Als Cyberrisiken sind auch unbeabsichtigtes und menschliches Fehlverhalten denkbar. Hierunter könnte das versehentliche Veröffentlichen von sensiblen Informationen fallen. Möglich sind eine falsche Adressierung, Wahl einer falschen Faxnummer oder das Hochladen sensibler Daten auf einen öffentlichen Bereich der Homepage.

    Technisches Versagen

    Auch Hardwaredefekte können zu einem herben Datenverlust führen. Neben einem Überhitzen von Rechnern sind Kurzschlüsse in Systemtechnik oder sogenannte Headcrashes von Festplatten denkbare Szenarien.

    Kriminelle Ursachen


    Hackerangriffe oder Cyberattacken sind in der Regel die Szenarien, die die Presse dominieren. Häufig wird von spektakulären Datendiebstählen auf große Firmen oder von weltweiten Angriffen mit sogenannten Kryptotrojanern berichtet. Opfer kann am Ende aber jeder werden. Ziele, Methoden und auch das Interesse sind vielfältig. Neben dem finanziellen Interesse können Hackerangriffe auch zur Spionage oder Sabotage eingesetzt werden. Mögliche Hackermethoden sind unter anderem: Social Engineering, Trojaner, DoS-Attacken oder Viren.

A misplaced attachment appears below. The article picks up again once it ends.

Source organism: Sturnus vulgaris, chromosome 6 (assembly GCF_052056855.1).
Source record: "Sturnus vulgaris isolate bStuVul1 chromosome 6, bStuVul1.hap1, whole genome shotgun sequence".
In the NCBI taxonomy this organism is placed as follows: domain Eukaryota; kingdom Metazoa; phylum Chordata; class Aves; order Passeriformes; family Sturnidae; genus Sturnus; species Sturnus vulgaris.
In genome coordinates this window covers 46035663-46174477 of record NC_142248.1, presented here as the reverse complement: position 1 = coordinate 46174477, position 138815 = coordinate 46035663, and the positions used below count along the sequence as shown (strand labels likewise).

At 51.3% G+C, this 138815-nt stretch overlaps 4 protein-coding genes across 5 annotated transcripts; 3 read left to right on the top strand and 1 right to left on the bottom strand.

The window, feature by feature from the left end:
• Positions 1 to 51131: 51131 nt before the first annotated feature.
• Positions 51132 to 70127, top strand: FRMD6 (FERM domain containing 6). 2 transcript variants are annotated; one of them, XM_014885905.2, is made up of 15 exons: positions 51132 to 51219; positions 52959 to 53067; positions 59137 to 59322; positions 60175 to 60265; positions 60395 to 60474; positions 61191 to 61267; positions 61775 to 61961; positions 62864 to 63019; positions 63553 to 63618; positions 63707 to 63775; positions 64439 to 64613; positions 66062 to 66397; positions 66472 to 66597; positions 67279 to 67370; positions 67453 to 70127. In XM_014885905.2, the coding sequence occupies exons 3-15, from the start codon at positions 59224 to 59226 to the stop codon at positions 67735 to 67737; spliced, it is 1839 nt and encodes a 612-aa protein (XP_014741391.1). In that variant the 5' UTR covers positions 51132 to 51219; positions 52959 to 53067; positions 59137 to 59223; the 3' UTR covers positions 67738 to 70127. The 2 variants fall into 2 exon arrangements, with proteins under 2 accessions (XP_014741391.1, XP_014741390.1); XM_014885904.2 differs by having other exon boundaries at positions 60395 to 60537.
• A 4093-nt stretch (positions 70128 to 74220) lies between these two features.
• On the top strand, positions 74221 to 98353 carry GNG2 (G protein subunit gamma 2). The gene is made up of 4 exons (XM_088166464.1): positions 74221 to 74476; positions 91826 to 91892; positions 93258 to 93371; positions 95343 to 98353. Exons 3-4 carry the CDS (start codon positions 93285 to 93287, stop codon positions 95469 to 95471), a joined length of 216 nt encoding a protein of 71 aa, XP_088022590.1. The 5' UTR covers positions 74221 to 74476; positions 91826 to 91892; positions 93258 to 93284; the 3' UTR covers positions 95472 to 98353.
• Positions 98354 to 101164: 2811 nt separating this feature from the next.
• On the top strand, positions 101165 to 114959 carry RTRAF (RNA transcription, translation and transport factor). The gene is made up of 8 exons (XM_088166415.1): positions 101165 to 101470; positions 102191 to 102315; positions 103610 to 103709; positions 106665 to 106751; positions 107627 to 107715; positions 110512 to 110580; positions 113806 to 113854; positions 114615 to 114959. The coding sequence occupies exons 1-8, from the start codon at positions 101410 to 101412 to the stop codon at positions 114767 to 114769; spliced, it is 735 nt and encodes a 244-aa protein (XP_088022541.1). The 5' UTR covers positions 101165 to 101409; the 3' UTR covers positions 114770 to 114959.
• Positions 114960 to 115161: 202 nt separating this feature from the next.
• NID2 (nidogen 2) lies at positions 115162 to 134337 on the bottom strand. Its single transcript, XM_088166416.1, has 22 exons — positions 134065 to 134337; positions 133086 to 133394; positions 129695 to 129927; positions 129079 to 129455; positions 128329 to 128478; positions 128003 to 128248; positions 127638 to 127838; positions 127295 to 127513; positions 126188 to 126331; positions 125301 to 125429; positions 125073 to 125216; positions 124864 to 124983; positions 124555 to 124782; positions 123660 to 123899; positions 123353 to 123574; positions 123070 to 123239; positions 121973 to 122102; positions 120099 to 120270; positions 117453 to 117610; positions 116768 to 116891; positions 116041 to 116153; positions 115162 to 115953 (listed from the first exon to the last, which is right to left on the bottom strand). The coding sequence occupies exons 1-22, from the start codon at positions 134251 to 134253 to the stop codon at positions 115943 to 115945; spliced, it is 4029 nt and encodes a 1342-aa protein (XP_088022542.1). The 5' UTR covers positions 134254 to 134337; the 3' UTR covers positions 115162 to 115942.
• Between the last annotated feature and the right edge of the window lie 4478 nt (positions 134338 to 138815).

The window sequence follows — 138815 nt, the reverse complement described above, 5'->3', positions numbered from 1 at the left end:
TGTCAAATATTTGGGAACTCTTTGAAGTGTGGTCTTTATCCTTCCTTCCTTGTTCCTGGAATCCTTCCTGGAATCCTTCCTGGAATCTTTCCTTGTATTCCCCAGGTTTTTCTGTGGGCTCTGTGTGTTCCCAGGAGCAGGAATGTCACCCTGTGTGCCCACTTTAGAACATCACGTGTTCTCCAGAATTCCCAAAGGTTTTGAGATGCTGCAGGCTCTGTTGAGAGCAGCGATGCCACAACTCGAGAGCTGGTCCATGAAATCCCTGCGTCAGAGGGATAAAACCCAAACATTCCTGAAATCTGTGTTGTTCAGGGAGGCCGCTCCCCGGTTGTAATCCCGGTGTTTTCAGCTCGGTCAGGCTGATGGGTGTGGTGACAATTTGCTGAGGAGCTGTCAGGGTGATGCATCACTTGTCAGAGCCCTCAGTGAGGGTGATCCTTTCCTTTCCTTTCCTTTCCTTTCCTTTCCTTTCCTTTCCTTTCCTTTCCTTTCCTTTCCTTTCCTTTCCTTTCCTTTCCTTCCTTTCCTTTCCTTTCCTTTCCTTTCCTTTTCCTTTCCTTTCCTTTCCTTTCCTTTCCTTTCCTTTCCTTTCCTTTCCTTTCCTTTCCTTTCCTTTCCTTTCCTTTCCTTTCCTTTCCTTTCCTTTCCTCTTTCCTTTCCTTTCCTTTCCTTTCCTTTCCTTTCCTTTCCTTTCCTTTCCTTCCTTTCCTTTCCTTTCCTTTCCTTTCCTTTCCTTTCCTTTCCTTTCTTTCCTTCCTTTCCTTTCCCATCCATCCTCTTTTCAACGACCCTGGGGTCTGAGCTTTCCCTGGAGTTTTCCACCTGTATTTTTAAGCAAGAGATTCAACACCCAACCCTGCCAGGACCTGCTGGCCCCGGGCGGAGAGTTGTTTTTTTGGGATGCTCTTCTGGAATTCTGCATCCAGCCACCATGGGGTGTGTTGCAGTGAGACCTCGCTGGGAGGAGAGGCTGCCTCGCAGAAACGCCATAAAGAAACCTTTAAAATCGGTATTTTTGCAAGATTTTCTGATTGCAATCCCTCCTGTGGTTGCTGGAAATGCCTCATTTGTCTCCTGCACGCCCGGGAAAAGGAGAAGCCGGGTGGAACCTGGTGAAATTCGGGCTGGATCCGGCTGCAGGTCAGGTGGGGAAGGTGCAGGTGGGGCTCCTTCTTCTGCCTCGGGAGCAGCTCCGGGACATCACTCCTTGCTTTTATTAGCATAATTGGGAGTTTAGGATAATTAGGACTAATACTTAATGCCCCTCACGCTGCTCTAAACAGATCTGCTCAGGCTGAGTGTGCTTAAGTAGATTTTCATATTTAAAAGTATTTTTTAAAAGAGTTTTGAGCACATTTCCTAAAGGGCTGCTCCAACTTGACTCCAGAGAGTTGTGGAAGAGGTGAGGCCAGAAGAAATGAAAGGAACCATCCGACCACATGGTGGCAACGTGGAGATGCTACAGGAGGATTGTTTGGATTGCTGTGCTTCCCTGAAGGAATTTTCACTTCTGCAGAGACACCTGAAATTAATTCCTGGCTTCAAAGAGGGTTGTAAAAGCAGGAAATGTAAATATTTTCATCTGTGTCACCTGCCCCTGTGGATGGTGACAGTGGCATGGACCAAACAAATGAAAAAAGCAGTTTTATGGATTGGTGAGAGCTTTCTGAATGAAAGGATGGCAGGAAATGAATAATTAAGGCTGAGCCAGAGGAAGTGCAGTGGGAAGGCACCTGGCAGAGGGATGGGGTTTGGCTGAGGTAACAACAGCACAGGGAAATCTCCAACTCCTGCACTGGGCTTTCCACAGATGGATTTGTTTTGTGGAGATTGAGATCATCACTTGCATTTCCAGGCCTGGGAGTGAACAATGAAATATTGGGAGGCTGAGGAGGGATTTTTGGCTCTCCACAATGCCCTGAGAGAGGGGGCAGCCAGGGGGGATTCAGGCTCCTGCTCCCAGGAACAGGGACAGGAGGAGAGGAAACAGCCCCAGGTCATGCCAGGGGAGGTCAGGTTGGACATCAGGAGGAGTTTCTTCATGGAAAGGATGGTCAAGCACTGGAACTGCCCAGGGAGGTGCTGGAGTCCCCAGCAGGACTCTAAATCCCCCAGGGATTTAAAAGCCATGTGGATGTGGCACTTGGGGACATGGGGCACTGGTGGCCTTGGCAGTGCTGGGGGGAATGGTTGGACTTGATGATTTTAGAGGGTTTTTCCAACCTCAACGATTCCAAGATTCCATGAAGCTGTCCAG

Physischer Angriff

    Die Zielsetzung eines physischen Angriffs ist ähnlich dem eines Hacker­angriffs. Dabei wird nicht auf die Tools eines Hackerangriffs zurückgegriffen, sondern durch das physische Eindringen in Unternehmensgebäude das Ziel erreicht. Häufig sind es Mitarbeiter, die vertrauliche Informationen stehlen, da sie bereits den notwendigen Zugang zu den Daten besitzen.